• Regular savings accounts often need you to save a certain amount each month to encourage a savings habit. They also tend to pay better interest rates, but usually have access restrictions for the term of the account.
  • Junior Cash ISAs offer tax-free interest on savings of up to £9,000 per year (this is reduced from the adult ISA allowance of £20,000). They also typically pay a competitive interest rate. There will be some access restrictions, however, and you'll be limited to the junior ISA allowance.
  • Junior Stocks and Shares ISAs are also subject to the £9,000 a year ISA limit.
  • Fixed Rate Bonds are long-term savings accounts that require you to tie up your money for a set period. This is in exchange for a higher, fixed savings rate. You won't be able to access your money.

Choosing from the above will come down to a few factors, like how much money you have available to deposit up front, whether you need tax protection on your child's savings, and how much access you'd like to the account while it's open.

Are children's savings accounts taxed?

The first £100 of savings interest earned in a kids' savings account isn't taxed. However, this is only money that is given to them by the parent. If it comes from elsewhere, children will have the same tax-free amount as adults (up to £18,570).

If you need more tax protection than this, then you can get a Junior ISA which offers a tax-free allowance on up to £9,000 in savings.

Educating your children

One of the additional benefits of saving on behalf of your children is using the process to help teach your kids about the value of money and savings habits. Having your children involved in the savings process can help them to understand concepts like 'wants versus needs', establishing savings goals, tracking spending, and even making and learning from mistakes.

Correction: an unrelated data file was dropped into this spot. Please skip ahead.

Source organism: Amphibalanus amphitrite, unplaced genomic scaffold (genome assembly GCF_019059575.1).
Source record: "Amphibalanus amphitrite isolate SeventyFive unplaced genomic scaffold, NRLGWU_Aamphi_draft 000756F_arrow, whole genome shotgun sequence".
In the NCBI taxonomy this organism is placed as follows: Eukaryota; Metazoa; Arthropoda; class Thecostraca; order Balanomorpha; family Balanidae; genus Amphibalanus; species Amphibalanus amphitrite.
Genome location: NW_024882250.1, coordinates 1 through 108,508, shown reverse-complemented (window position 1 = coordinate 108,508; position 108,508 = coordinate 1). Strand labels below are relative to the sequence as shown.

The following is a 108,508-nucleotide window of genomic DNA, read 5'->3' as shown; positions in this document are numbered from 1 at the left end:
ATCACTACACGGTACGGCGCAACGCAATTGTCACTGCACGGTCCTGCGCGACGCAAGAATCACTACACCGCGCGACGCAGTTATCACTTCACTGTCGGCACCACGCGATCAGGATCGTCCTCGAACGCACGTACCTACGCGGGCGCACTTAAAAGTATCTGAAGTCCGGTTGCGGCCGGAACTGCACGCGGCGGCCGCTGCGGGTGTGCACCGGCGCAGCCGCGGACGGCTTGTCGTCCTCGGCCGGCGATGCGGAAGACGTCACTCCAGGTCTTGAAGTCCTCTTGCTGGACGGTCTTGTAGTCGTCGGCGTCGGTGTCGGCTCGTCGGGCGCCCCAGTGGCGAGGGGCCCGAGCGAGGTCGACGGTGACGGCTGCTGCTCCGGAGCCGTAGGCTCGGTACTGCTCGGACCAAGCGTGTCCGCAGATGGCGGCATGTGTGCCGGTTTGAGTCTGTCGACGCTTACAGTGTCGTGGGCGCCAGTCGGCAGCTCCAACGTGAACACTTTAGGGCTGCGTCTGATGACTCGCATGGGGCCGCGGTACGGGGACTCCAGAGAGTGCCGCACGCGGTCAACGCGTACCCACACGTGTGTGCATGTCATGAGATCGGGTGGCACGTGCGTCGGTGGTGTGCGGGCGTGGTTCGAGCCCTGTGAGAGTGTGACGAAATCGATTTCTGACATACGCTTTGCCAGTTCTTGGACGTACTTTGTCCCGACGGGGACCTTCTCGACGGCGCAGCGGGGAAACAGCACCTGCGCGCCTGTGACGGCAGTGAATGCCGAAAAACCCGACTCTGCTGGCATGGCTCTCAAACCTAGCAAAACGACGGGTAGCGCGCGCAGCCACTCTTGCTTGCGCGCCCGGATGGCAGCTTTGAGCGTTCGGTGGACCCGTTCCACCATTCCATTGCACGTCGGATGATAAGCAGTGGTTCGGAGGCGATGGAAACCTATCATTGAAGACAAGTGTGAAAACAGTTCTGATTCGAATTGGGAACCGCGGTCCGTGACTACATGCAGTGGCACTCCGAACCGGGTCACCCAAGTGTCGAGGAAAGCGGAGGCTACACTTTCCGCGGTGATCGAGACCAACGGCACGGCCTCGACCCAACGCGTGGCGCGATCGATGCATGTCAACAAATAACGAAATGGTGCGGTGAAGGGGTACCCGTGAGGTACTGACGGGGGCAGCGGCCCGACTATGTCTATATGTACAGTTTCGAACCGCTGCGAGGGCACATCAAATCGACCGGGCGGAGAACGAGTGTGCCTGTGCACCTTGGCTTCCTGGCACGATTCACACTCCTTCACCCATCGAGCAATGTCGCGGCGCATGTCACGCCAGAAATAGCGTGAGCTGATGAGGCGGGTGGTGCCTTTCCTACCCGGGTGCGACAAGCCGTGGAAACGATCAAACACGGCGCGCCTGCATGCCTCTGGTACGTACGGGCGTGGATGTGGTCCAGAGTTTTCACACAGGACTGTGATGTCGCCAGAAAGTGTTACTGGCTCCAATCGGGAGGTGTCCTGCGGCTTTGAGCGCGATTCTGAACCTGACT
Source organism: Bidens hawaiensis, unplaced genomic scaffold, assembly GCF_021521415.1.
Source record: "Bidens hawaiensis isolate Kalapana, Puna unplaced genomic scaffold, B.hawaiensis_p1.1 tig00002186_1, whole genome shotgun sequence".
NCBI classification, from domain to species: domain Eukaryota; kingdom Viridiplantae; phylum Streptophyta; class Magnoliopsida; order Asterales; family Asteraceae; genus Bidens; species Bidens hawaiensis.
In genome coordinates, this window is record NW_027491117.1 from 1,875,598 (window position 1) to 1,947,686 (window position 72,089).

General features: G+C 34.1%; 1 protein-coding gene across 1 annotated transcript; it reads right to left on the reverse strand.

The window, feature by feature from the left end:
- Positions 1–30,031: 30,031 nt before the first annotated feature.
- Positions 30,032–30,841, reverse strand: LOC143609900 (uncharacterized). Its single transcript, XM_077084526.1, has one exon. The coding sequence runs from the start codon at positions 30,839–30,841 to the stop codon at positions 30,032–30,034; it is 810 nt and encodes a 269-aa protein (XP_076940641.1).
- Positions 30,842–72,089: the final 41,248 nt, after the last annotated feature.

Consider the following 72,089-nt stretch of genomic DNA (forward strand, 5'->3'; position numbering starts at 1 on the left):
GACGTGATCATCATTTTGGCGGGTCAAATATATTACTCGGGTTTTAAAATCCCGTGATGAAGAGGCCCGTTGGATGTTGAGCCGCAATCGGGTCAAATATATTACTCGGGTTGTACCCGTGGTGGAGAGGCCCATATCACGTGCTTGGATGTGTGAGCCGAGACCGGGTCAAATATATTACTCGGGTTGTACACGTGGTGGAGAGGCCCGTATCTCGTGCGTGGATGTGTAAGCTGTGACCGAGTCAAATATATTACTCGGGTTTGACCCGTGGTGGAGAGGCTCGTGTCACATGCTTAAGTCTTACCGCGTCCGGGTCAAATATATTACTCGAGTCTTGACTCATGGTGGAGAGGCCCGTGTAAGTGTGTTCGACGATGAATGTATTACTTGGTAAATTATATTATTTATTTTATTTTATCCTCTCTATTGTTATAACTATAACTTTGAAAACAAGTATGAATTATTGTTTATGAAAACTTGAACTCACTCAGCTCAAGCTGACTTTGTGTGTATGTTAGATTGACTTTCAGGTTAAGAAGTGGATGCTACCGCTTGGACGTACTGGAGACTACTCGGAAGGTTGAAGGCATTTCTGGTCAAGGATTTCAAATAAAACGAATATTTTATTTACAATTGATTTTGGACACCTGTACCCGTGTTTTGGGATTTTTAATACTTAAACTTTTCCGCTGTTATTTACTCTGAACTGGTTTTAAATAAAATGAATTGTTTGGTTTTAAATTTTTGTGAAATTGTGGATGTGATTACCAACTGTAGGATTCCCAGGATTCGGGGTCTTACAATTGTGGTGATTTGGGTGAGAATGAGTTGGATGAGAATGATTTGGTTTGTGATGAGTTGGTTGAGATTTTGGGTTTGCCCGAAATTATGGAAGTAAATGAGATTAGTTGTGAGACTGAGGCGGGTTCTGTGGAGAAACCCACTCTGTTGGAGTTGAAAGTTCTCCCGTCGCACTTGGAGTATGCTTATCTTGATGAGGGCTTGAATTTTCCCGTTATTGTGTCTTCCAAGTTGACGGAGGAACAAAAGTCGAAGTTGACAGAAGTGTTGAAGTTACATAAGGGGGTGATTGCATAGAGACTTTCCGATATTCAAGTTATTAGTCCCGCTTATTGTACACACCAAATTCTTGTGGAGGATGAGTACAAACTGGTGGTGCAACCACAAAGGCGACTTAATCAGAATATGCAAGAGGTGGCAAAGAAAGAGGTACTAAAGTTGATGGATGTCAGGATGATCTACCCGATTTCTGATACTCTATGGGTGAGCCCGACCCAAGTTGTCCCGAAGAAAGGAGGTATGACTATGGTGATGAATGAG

So, when choosing to save on behalf of your child, you may want to take the opportunity to teach a few valuable life lessons along the way.

Allowing access

Depending on the account type you choose – and the age of your kid you're saving for – children's savings accounts can offer some level of access for your child. Some of our accounts, for example, offer limited withdrawals to the child named on the account once they're 12.

That means your child can access their own money to a degree, offering them a sense of independence and an early introduction to money management before they turn 18.

Start saving for your children's future today

We offer a variety of children's savings accounts that cater to children of all ages up to the age of 18.

Looking for something different? Compare our full savings range today. 

This guide is intended as a summary only and does not constitute legal or financial advice given by Leeds Building Society. No reliance should be placed on this guide. We recommend that you seek independent legal advice and/or financial advice if you have any questions or queries.